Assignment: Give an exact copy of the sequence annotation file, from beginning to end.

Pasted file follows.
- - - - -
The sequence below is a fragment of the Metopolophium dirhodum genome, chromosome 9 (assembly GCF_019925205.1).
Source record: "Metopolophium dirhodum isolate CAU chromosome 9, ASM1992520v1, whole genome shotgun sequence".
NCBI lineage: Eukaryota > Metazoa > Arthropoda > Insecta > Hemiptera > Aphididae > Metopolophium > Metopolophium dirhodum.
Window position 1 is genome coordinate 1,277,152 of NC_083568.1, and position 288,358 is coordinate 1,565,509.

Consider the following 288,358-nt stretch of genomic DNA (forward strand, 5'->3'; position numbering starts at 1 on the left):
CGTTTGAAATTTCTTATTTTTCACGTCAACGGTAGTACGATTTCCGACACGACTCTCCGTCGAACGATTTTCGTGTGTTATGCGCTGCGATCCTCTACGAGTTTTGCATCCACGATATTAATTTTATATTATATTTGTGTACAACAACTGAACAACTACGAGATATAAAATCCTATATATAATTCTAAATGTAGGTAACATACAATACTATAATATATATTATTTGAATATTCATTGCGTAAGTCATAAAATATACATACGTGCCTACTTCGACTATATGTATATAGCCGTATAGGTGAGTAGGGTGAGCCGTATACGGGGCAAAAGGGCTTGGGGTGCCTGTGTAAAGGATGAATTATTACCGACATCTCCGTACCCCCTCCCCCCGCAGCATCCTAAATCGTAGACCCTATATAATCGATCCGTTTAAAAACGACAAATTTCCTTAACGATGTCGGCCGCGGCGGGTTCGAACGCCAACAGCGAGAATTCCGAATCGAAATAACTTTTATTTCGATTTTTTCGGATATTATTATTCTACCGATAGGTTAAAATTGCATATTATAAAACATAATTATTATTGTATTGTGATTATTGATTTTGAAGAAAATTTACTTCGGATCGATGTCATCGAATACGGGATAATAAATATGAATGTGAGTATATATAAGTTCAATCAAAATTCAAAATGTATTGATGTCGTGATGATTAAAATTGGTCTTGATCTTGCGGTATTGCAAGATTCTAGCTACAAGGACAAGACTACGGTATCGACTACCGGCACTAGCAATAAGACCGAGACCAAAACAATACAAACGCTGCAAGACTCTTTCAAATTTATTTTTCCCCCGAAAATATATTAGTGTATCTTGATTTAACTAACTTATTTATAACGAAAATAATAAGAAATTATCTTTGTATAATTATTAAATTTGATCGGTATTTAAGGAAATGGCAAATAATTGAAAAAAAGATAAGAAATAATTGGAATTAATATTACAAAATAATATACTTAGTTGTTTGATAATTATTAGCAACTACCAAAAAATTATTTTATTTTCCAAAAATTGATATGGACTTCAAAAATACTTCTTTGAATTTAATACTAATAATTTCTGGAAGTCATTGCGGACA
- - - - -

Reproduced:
The sequence below is a fragment of the Metopolophium dirhodum genome, chromosome 9 (assembly GCF_019925205.1).
Source record: "Metopolophium dirhodum isolate CAU chromosome 9, ASM1992520v1, whole genome shotgun sequence".
NCBI lineage: Eukaryota > Metazoa > Arthropoda > Insecta > Hemiptera > Aphididae > Metopolophium > Metopolophium dirhodum.
Window position 1 is genome coordinate 1,277,152 of NC_083568.1, and position 288,358 is coordinate 1,565,509.

Consider the following 288,358-nt stretch of genomic DNA (forward strand, 5'->3'; position numbering starts at 1 on the left):
CGTTTGAAATTTCTTATTTTTCACGTCAACGGTAGTACGATTTCCGACACGACTCTCCGTCGAACGATTTTCGTGTGTTATGCGCTGCGATCCTCTACGAGTTTTGCATCCACGATATTAATTTTATATTATATTTGTGTACAACAACTGAACAACTACGAGATATAAAATCCTATATATAATTCTAAATGTAGGTAACATACAATACTATAATATATATTATTTGAATATTCATTGCGTAAGTCATAAAATATACATACGTGCCTACTTCGACTATATGTATATAGCCGTATAGGTGAGTAGGGTGAGCCGTATACGGGGCAAAAGGGCTTGGGGTGCCTGTGTAAAGGATGAATTATTACCGACATCTCCGTACCCCCTCCCCCCGCAGCATCCTAAATCGTAGACCCTATATAATCGATCCGTTTAAAAACGACAAATTTCCTTAACGATGTCGGCCGCGGCGGGTTCGAACGCCAACAGCGAGAATTCCGAATCGAAATAACTTTTATTTCGATTTTTTCGGATATTATTATTCTACCGATAGGTTAAAATTGCATATTATAAAACATAATTATTATTGTATTGTGATTATTGATTTTGAAGAAAATTTACTTCGGATCGATGTCATCGAATACGGGATAATAAATATGAATGTGAGTATATATAAGTTCAATCAAAATTCAAAATGTATTGATGTCGTGATGATTAAAATTGGTCTTGATCTTGCGGTATTGCAAGATTCTAGCTACAAGGACAAGACTACGGTATCGACTACCGGCACTAGCAATAAGACCGAGACCAAAACAATACAAACGCTGCAAGACTCTTTCAAATTTATTTTTCCCCCGAAAATATATTAGTGTATCTTGATTTAACTAACTTATTTATAACGAAAATAATAAGAAATTATCTTTGTATAATTATTAAATTTGATCGGTATTTAAGGAAATGGCAAATAATTGAAAAAAAGATAAGAAATAATTGGAATTAATATTACAAAATAATATACTTAGTTGTTTGATAATTATTAGCAACTACCAAAAAATTATTTTATTTTCCAAAAATTGATATGGACTTCAAAAATACTTCTTTGAATTTAATACTAATAATTTCTGGAAGTCATTGCGGACA